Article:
AmFAR's Prestigious Award of Courage for Legal Defense Presented to ACLU AIDS Project for 'Pioneering' Work

June 21, 2000 12:00 am

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NEW YORK — Recognizing the American Civil Liberties Union’s decades of work fighting for the rights of people with HIV – and mobilizing the lesbian, gay, bisexual and transgendered communities against the epidemic – the American Foundation for AIDS Research will present the ACLU AIDS Project with its Award of Courage tonight.

In a gala ceremony on Ellis Island, Dame Elizabeth Taylor, actor Eric McCormack (Will of NBC’s “Will and Grace”) and former New York Governor Mario Cuomo will pay tribute to the ACLU AIDS Project for its national leadership in legal defense for people with HIV. Other groups and individuals will also be honored as pioneers in the fight against HIV/AIDS, in the specific areas of activism, community-based medical research, organization-building and public information.

The ACLU AIDS Project began fighting for people with HIV in the earliest days of the epidemic, and continues to advocate for equal treatment and equal dignity for people with HIV. On the national level and through its unparalleled grassroots network in all 50 states, the ACLU AIDS Project implements a program of litigation, policy advocacy and public education to ensure that the basic rights of people with HIV are protected. Over the last two decades, this has spanned a broad spectrum, including fighting efforts to quarantine people with HIV in the early 1980s; representing public health and safety workers fired because of their HIV status; helping pass the Americans with Disabilities Act and ensuring that it applies to people with HIV; balancing public health goals with individual privacy rights; and battling HIV and AIDS in communities of color and other under-resourced communities.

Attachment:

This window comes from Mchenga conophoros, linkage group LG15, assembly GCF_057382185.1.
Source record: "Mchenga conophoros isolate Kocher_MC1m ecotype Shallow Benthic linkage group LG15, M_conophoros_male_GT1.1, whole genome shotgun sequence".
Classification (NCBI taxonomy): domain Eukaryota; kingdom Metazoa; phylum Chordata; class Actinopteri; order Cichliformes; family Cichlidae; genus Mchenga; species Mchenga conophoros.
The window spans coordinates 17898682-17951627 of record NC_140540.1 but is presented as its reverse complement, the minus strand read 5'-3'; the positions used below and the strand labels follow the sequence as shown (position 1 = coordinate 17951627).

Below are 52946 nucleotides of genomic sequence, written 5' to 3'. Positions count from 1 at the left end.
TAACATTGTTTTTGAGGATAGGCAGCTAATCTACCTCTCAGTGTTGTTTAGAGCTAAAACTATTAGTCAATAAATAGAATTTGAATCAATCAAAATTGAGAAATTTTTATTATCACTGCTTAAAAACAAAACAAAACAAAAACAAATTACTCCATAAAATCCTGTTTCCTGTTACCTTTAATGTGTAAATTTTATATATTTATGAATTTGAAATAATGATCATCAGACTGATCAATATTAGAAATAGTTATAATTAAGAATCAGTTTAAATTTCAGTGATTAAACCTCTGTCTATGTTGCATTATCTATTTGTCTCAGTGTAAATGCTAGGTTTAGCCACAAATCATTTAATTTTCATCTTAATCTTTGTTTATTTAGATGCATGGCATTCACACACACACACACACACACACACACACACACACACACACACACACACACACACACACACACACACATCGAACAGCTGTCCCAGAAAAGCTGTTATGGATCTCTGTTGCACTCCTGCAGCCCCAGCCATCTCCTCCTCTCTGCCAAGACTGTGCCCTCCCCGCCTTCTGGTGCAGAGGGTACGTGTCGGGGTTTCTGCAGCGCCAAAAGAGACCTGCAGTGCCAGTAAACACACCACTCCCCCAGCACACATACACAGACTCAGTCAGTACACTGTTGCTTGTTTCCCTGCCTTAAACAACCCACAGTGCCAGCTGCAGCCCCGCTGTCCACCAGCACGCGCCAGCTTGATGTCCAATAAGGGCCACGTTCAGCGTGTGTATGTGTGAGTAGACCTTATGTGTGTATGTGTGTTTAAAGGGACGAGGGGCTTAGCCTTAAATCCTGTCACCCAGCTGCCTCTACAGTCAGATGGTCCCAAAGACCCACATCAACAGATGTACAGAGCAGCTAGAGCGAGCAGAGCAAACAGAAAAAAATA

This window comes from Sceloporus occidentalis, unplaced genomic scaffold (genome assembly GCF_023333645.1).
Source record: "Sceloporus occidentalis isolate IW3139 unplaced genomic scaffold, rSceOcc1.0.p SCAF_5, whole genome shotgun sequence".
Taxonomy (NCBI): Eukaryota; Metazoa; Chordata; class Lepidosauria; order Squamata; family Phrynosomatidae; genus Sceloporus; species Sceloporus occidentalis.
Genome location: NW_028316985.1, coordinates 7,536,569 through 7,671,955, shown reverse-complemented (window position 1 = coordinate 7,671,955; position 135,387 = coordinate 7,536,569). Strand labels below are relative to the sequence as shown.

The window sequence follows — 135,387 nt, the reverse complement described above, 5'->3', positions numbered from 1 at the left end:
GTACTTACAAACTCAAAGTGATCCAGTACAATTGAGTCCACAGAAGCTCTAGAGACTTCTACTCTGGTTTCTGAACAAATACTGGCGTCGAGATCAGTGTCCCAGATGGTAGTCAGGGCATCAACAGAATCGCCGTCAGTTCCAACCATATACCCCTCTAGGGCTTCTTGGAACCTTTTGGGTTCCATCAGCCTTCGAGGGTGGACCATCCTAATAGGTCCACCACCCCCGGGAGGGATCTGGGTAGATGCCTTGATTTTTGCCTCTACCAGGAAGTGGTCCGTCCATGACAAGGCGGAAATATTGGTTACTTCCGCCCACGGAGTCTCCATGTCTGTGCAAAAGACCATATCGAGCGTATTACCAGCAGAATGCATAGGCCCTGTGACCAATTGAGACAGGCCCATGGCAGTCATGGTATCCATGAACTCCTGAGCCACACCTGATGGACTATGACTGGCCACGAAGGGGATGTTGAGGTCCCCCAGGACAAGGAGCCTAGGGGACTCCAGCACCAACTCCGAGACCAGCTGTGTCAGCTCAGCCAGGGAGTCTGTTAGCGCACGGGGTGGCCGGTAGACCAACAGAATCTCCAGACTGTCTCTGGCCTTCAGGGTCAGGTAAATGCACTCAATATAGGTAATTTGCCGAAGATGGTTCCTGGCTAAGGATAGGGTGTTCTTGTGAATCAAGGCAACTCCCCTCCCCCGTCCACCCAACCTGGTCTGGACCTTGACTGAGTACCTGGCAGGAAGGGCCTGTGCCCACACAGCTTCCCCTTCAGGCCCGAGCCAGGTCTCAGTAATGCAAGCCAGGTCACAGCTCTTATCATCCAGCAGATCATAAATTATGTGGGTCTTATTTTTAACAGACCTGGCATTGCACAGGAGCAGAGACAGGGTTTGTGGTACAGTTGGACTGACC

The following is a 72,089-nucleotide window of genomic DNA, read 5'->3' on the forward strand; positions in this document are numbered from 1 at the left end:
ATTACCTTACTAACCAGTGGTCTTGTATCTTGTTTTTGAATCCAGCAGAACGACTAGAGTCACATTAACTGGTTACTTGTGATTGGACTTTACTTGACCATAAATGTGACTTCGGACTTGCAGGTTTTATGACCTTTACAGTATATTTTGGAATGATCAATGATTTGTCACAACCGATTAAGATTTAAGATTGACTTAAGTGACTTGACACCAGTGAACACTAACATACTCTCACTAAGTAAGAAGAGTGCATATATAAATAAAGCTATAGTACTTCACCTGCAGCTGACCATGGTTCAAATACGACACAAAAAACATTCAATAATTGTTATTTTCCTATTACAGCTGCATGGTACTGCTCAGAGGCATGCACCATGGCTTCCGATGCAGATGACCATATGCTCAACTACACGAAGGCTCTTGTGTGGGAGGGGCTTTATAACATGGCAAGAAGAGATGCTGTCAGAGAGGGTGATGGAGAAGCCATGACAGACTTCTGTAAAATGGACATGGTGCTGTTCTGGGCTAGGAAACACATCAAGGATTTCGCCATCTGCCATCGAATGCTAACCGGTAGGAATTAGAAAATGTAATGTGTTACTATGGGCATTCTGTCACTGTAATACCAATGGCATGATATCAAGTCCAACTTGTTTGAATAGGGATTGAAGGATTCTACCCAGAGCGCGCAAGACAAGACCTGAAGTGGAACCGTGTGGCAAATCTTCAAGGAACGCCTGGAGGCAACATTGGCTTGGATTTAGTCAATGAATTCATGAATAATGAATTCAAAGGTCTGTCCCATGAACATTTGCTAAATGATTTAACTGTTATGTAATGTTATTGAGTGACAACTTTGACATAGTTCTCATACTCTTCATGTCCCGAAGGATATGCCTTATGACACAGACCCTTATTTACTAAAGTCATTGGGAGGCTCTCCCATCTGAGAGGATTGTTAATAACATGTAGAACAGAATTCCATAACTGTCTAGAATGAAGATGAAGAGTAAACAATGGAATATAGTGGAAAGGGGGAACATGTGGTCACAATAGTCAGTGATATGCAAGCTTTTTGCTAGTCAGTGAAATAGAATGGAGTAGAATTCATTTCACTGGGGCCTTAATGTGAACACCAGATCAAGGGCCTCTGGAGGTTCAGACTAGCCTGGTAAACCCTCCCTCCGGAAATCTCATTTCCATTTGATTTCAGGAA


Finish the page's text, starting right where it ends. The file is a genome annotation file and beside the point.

“We are honored and humbled to receive this recognition,” said Matthew Coles, Director of the ACLU AIDS Project. “As we pause to honor our allies, we are mindful that the HIV/AIDS epidemic is far from over, and that we all have an obligation to continue this fight wherever it takes us – from the Castro to Harlem to straight rural Oregon to prison cells in Mississippi.”

Joining Coles in accepting tonight’s Award of Courage are his predecessors as Directors of the ACLU AIDS Project, Nan Hunter and William Rubenstein.

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